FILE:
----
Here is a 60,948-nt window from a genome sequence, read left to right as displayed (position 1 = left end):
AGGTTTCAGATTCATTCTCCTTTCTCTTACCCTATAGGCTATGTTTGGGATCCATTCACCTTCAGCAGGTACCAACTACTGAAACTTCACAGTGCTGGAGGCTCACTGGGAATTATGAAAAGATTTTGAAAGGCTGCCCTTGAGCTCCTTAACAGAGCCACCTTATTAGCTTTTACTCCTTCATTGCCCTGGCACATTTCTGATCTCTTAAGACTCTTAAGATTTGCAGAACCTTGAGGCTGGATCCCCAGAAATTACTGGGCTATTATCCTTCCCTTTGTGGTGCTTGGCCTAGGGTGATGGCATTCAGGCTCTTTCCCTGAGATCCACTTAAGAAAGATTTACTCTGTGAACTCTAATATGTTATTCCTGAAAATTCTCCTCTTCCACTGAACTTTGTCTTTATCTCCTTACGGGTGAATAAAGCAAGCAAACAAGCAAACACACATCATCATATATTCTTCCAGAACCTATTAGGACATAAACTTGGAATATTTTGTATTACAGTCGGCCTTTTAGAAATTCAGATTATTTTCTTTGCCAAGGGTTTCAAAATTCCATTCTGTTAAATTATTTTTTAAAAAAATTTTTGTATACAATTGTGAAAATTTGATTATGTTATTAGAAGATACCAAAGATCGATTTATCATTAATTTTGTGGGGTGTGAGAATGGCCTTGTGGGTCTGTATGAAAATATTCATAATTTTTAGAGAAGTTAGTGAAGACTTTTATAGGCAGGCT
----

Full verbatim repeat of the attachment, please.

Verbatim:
Here is a 60,948-nt window from a genome sequence, read left to right as displayed (position 1 = left end):
AGGTTTCAGATTCATTCTCCTTTCTCTTACCCTATAGGCTATGTTTGGGATCCATTCACCTTCAGCAGGTACCAACTACTGAAACTTCACAGTGCTGGAGGCTCACTGGGAATTATGAAAAGATTTTGAAAGGCTGCCCTTGAGCTCCTTAACAGAGCCACCTTATTAGCTTTTACTCCTTCATTGCCCTGGCACATTTCTGATCTCTTAAGACTCTTAAGATTTGCAGAACCTTGAGGCTGGATCCCCAGAAATTACTGGGCTATTATCCTTCCCTTTGTGGTGCTTGGCCTAGGGTGATGGCATTCAGGCTCTTTCCCTGAGATCCACTTAAGAAAGATTTACTCTGTGAACTCTAATATGTTATTCCTGAAAATTCTCCTCTTCCACTGAACTTTGTCTTTATCTCCTTACGGGTGAATAAAGCAAGCAAACAAGCAAACACACATCATCATATATTCTTCCAGAACCTATTAGGACATAAACTTGGAATATTTTGTATTACAGTCGGCCTTTTAGAAATTCAGATTATTTTCTTTGCCAAGGGTTTCAAAATTCCATTCTGTTAAATTATTTTTTAAAAAAATTTTTGTATACAATTGTGAAAATTTGATTATGTTATTAGAAGATACCAAAGATCGATTTATCATTAATTTTGTGGGGTGTGAGAATGGCCTTGTGGGTCTGTATGAAAATATTCATAATTTTTAGAGAAGTTAGTGAAGACTTTTATAGGCAGGCT